Caution in areas burned by wildfires

Hunters, recreationalists and backcountry users should wary of dangers

The 2018 wildfire season has been one of the most challenging in British Columbia’s history, and some areas of the province have sustained considerable damage.

Hunters, recreationalists and anyone else heading into the backcountry should use caution when travelling in areas affected by wildfires, since there may be safety hazards present.

These hazards could include:

• danger trees (fire-damaged trees that have become unstable and could fall over without warning);

• ash pits, which may be hard to detect and can remain hot long after the flames have died down;

• unstable soils and terrain;

• increased potential for landslides or rock falls;

• damaged trails or irregular trail surfaces

• increased water runoff, which could lead to flooding or debris flows; and

• damaged fencing, which could allow livestock to enter roadways.

In areas that have been severely burned, post-wildfire risks may last for two years or more.

However, the increased risk of floods or debris flows in severely burned areas may persist much longer.

Every year, post-wildfire hazard assessments are completed on significant wildfires to identify potential threats to public safety, buildings or infrastructure. Risk mitigation and rehabilitation planning are already underway in some areas.

The BC Wildfire Service reminds members of the public that they also need to use extreme caution in regions where fires are still burning.

Wildfires are active worksites where fire suppression efforts may be ongoing.

People can expect to see smouldering ground fires and smoke within the perimeters of existing wildfires over the coming weeks. This is common with large wildfires and may continue for some time. If smoke is rising from well within a fire’s perimeter and the area is surrounded by black, burned material, this is typically not a concern.



editorial@accjournal.ca

Like us on Facebook and follow us on Twitter

However, smoke rising from green, unburned fuel or from outside a fire’s perimeter should be reported immediately.

To report a wildfire, unattended campfire or open burning violation, call *5555 on a cellphone or 1-800-663-5555 toll-free.

For the latest information on current wildfire activity, burning restrictions, road closures and air quality advisories, visit: www.bcwildfire.ca

News sources

• On Twitter: https://twitter.com/BCGovFireInfo

• On Facebook: http://facebook.com/BCForestFireInfo

Quick facts

• Area restriction orders are still in effect for Crown land in the vicinity of some active wildfires, to help protect public safety and avoid interference with firefighting activities.

• A list of areas affected by area restriction orders is available online: www.gov.bc.ca/wildfirebans

• Even if an area restriction order has been rescinded, officials engaged in fire control (including firefighters) have the authority under the Wildfire Act and its regulations to order anyone to leave the area.

More information

A Landslide and Flooding Risks Due to Wildfires brochure describes how wildfire activity may increase the risk of landslides and flooding, lists warning signs that people should watch for and advises what they should do in an emergency.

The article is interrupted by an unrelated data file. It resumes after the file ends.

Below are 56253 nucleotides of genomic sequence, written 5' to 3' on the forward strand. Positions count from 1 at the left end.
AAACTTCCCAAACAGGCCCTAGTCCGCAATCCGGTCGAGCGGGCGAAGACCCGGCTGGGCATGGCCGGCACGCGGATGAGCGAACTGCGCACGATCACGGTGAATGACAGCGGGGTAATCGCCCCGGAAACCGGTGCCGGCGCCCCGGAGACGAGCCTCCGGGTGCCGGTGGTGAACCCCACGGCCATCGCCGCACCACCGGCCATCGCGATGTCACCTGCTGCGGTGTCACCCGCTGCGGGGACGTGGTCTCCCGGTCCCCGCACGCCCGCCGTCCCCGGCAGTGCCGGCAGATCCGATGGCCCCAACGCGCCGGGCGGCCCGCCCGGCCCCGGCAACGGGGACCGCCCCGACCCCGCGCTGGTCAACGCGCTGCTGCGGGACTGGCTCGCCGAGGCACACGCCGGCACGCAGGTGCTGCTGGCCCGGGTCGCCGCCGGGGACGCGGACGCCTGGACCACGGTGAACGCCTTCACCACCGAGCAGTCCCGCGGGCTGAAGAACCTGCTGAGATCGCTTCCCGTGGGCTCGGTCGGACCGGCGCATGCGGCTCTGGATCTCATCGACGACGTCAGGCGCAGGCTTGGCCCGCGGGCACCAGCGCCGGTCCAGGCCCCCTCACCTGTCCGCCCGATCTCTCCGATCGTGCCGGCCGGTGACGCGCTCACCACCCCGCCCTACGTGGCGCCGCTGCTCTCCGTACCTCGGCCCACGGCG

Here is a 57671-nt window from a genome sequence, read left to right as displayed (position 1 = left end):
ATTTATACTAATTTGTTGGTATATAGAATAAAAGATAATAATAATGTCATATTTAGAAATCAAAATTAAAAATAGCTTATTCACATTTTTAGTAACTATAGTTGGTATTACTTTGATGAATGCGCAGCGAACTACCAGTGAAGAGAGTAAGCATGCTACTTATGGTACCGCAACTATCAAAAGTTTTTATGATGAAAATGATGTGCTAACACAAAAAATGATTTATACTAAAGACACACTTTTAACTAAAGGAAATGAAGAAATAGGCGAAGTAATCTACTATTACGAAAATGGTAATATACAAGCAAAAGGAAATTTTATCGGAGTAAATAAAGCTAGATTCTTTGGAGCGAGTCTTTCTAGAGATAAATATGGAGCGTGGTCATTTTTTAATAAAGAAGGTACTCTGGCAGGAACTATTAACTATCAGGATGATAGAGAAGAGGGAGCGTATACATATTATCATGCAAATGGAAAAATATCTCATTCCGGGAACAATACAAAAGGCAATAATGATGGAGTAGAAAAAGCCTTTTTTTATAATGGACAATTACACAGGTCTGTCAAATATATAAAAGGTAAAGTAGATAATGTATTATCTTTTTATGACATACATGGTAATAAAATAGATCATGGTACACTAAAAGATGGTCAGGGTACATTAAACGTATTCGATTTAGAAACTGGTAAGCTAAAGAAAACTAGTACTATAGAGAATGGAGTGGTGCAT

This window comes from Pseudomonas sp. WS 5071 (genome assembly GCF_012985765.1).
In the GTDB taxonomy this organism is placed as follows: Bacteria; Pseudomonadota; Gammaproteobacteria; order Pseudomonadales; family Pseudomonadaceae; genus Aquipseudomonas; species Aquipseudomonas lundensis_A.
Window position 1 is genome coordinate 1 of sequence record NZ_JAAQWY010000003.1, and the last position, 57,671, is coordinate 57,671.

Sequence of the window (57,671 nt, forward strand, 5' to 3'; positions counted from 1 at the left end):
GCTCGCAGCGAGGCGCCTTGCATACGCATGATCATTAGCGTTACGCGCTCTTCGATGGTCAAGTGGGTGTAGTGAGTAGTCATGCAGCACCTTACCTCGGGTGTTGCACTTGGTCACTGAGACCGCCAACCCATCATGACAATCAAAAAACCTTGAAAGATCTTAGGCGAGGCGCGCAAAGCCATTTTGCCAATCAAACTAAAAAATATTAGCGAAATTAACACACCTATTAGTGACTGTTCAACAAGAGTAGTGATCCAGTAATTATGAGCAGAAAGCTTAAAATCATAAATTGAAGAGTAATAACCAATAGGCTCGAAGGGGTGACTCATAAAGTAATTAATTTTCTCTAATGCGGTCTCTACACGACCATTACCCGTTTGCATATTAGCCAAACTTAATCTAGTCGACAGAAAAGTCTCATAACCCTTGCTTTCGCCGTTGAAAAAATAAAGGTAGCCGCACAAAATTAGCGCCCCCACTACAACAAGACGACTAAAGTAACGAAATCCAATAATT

The brochure is available online: http://ow.ly/WKGJ30lNvX4

Just Posted

B.C. BUDGET: Surplus $374 million after bailouts of BC Hydro, ICBC

Growth projected stronger in 2020, Finance Minister Carole James says

Technology allows TNRD residents to see the heat

A new library program allows residents to borrow a thermal imaging camera and check for heat loss

Are you a victim of the thermostat wars?

The battle over the thermostat is quite heated in many households.

Community Income Tax volunteers will be at local libraries to help with tax returns

Lower-income singles and families can take advantage of free tax return service

Local News Briefs: Free Family Day weekend movie at the HUB

Plus an ice fishing derby, a Fancy Schmancy Tea Party, the Million Dollar Bursary is back, and more.

VIDEO: 8 things you need to know about the 2019 B.C. budget

Surplus of $247 million with spending on children, affordability and infrastructure

‘Bullet missed me by an inch’: Man recounts friend’s killing at Kamloops hotel

Penticton man witnessed Summerland resident Rex Gill’s murder in Kamloops

B.C. BUDGET: Income assistance raise still leaves many below poverty line

$50 per month increase included in funding for poverty and homelessness reduction

B.C. BUDGET: Indigenous communities promised billions from gambling

Extended family caregiver pay up 75 per cent to keep kids with relatives

B.C. BUDGET: New benefit increases family tax credits up to 96 per cent

BC Child Opportunity Benefit part of province’s efforts to reduce child poverty

B.C. BUDGET: Carbon tax boosts low-income credits, electric vehicle subsidies

Homeowners can get up to $14,000 for heating, insulation upgrades

B.C. man survives heart attack thanks to Facebook

A Princeton man suffered a heart attack while at an isolated property with no cell service

B.C. man sues Maxime Bernier’s People’s Party over trademark

Satinder Dhillon filed application for trademark same day Maxime Bernier announced the new party

New trial ordered over banning whales, dolphins at Vancouver aquarium

Park board’s appeal reverses previous decision that found it had no right to implement a ban

Most Read